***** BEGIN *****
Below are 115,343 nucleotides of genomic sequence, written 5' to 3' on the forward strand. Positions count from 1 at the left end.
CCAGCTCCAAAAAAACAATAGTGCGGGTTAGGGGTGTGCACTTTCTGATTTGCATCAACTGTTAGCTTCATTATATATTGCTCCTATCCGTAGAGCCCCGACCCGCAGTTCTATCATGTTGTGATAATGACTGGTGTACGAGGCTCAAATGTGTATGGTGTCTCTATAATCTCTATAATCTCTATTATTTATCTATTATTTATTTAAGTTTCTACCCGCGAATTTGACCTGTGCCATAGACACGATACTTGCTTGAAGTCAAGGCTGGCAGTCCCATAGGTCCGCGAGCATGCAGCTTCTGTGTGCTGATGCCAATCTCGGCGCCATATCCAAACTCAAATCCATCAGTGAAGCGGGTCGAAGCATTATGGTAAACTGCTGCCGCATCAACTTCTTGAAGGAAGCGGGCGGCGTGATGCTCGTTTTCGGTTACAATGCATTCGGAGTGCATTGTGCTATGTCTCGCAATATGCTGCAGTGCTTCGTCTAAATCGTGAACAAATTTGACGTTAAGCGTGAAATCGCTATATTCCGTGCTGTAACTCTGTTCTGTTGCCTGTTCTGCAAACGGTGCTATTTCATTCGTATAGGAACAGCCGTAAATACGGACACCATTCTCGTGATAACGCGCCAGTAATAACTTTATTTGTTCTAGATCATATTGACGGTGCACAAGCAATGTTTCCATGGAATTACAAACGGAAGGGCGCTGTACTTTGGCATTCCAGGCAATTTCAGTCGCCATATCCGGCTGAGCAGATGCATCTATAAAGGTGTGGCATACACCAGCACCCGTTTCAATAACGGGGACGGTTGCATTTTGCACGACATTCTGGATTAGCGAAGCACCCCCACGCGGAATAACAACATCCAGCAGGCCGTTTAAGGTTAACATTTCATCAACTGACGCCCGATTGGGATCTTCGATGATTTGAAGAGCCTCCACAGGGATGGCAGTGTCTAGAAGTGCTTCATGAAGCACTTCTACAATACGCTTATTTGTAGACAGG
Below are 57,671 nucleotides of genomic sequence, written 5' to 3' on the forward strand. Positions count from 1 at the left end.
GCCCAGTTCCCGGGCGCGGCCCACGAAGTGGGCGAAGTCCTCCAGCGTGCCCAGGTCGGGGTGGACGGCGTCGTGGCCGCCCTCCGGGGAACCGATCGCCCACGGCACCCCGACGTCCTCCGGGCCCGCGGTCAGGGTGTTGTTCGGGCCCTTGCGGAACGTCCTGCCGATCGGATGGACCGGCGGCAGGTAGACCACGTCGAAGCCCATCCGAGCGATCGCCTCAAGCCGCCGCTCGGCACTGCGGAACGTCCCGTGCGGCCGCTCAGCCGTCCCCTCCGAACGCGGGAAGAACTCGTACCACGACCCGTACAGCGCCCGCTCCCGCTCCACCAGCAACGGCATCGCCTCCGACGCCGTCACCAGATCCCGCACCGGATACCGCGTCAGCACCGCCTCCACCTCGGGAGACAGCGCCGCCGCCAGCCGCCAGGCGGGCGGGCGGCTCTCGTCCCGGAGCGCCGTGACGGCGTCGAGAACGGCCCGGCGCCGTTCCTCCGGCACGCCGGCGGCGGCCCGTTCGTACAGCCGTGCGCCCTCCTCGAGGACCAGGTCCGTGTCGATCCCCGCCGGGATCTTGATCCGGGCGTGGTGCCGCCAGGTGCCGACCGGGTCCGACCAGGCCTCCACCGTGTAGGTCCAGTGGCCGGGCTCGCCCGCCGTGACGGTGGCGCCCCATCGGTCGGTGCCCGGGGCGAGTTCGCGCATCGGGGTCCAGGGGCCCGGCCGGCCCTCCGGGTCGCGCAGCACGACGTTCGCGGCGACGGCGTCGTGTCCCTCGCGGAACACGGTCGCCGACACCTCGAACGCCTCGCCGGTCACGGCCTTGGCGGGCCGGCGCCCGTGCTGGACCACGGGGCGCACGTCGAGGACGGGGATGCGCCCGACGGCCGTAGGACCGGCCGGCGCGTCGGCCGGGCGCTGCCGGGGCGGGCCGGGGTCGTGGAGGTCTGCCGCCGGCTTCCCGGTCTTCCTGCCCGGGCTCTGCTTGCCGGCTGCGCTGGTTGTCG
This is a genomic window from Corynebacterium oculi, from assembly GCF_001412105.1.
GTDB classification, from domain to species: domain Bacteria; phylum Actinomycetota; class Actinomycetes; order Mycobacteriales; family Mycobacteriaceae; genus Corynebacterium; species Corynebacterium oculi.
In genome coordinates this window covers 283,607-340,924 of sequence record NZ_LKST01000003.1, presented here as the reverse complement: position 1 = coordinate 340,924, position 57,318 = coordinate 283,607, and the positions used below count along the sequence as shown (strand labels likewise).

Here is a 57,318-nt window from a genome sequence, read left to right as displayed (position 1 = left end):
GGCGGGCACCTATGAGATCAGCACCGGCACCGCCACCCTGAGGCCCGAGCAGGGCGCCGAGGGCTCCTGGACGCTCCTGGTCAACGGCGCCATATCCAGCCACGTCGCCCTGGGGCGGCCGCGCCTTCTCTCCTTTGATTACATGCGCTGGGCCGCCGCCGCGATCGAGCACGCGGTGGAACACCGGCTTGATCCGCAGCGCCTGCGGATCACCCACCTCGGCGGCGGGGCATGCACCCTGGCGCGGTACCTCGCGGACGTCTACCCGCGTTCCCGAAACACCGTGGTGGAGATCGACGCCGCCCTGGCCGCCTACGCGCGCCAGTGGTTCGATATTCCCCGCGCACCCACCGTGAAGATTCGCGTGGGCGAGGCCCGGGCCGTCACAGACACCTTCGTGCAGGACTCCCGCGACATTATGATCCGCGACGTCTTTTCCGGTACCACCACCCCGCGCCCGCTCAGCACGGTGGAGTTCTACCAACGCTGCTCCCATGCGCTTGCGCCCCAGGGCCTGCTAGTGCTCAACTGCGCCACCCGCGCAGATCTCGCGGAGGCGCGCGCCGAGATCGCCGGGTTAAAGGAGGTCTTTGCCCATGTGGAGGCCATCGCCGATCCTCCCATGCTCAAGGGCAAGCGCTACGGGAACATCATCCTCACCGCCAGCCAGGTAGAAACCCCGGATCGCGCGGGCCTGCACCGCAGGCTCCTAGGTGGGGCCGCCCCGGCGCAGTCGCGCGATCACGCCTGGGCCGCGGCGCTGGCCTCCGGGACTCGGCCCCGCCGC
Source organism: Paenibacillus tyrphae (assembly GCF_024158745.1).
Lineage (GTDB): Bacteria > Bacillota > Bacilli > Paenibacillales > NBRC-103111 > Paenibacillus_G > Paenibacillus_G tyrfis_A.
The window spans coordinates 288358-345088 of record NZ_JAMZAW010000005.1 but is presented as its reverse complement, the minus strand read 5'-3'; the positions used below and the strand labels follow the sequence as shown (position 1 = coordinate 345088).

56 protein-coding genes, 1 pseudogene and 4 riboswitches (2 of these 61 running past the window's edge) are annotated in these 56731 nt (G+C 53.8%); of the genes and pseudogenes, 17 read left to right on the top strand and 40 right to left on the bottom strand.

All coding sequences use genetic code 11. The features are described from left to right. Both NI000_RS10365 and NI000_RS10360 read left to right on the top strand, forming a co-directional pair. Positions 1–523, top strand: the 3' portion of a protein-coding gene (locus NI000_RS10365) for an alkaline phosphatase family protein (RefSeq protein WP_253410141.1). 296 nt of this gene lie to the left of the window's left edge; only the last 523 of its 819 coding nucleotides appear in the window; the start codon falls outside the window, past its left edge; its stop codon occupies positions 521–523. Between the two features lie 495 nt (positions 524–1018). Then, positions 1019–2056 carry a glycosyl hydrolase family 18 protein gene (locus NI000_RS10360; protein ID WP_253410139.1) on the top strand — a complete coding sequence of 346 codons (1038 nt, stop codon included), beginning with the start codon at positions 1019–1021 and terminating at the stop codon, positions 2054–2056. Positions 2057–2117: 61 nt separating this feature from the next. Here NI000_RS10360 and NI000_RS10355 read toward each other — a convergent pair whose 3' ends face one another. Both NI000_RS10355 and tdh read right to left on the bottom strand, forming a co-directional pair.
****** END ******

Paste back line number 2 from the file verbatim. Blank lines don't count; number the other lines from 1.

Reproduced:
CCAGCTCCAAAAAAACAATAGTGCGGGTTAGGGGTGTGCACTTTCTGATTTGCATCAACTGTTAGCTTCATTATATATTGCTCCTATCCGTAGAGCCCCGACCCGCAGTTCTATCATGTTGTGATAATGACTGGTGTACGAGGCTCAAATGTGTATGGTGTCTCTATAATCTCTATAATCTCTATTATTTATCTATTATTTATTTAAGTTTCTACCCGCGAATTTGACCTGTGCCATAGACACGATACTTGCTTGAAGTCAAGGCTGGCAGTCCCATAGGTCCGCGAGCATGCAGCTTCTGTGTGCTGATGCCAATCTCGGCGCCATATCCAAACTCAAATCCATCAGTGAAGCGGGTCGAAGCATTATGGTAAACTGCTGCCGCATCAACTTCTTGAAGGAAGCGGGCGGCGTGATGCTCGTTTTCGGTTACAATGCATTCGGAGTGCATTGTGCTATGTCTCGCAATATGCTGCAGTGCTTCGTCTAAATCGTGAACAAATTTGACGTTAAGCGTGAAATCGCTATATTCCGTGCTGTAACTCTGTTCTGTTGCCTGTTCTGCAAACGGTGCTATTTCATTCGTATAGGAACAGCCGTAAATACGGACACCATTCTCGTGATAACGCGCCAGTAATAACTTTATTTGTTCTAGATCATATTGACGGTGCACAAGCAATGTTTCCATGGAATTACAAACGGAAGGGCGCTGTACTTTGGCATTCCAGGCAATTTCAGTCGCCATATCCGGCTGAGCAGATGCATCTATAAAGGTGTGGCATACACCAGCACCCGTTTCAATAACGGGGACGGTTGCATTTTGCACGACATTCTGGATTAGCGAAGCACCCCCACGCGGAATAACAACATCCAGCAGGCCGTTTAAGGTTAACATTTCATCAACTGACGCCCGATTGGGATCTTCGATGATTTGAAGAGCCTCCACAGGGATGGCAGTGTCTAGAAGTGCTTCATGAAGCACTTCTACAATACGCTTATTTGTAGACAGG